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Post by Artiste8 » 08 Oct 2015, 13:32

I don't believe in the Murder gene

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Post by hsimone » 08 Oct 2015, 21:07

I also don't believe in "murder gene". I believe mental illness can be passed down, but not the desire to murder someone.
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Post by Scott » 09 Oct 2015, 08:38

This book reminded me a lot of We Need to Talk about Kevin, especially in that it played on the nature versus nurture argument.

I do believe that there could very likely be a genetic predisposition to psychopathy, "the murder gene."

I think the author meant to show that the father also had "the murder gene". In real life, it is known that there are many psychopaths who do not kill or torture people. The father's focus on his career and seeming difficulty empathizing with his wife suggests he had the same tendencies. That also explains why the father was so able to break the rules and basically hurt other people indirectly to help his son. In real life, most psychopaths are successful at their careers, not killers.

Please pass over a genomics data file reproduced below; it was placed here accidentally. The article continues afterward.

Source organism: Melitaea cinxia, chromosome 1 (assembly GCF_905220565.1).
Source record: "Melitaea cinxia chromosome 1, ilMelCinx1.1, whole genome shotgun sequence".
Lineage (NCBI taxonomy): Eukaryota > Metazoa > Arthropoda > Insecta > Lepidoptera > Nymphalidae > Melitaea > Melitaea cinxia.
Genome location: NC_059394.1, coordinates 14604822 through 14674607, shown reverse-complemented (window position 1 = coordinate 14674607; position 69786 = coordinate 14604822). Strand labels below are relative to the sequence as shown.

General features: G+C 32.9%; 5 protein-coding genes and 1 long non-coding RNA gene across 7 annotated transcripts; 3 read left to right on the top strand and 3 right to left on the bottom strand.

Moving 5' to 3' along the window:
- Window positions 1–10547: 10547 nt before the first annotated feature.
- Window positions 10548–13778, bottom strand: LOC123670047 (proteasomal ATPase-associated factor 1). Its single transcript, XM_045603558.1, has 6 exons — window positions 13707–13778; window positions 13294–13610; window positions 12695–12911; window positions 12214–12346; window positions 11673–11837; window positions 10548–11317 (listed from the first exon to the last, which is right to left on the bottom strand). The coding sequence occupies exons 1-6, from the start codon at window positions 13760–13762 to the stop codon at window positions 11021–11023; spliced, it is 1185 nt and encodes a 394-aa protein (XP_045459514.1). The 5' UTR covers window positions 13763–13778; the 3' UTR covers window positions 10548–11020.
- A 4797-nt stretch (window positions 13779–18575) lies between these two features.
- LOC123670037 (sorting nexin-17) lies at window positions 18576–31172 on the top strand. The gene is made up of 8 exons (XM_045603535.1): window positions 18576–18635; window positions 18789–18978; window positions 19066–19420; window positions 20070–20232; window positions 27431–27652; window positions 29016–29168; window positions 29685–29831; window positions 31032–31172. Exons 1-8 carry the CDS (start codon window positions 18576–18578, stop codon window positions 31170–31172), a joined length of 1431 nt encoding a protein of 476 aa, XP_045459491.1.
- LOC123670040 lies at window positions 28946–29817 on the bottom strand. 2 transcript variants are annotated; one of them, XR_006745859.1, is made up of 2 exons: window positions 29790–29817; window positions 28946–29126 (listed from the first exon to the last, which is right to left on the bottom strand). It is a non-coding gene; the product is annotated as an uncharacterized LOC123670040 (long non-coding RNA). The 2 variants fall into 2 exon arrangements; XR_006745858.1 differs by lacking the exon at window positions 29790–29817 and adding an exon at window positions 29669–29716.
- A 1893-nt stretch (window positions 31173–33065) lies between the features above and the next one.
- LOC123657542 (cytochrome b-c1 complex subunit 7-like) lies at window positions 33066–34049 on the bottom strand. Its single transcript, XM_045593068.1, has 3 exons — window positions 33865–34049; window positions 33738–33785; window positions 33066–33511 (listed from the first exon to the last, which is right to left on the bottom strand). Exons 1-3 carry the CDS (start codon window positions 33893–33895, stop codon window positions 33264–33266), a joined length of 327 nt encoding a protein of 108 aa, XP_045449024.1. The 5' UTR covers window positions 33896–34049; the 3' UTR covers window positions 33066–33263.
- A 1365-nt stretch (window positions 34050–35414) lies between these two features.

With that said, something I very much enjoy about this book (like many well-written novels) is that I do not the book intends to answer the question. Instead, the story asks questions rather than preaching answers to them.
"That virtue we appreciate is as much ours as another's. We see so much only as we possess." - Henry David Thoreau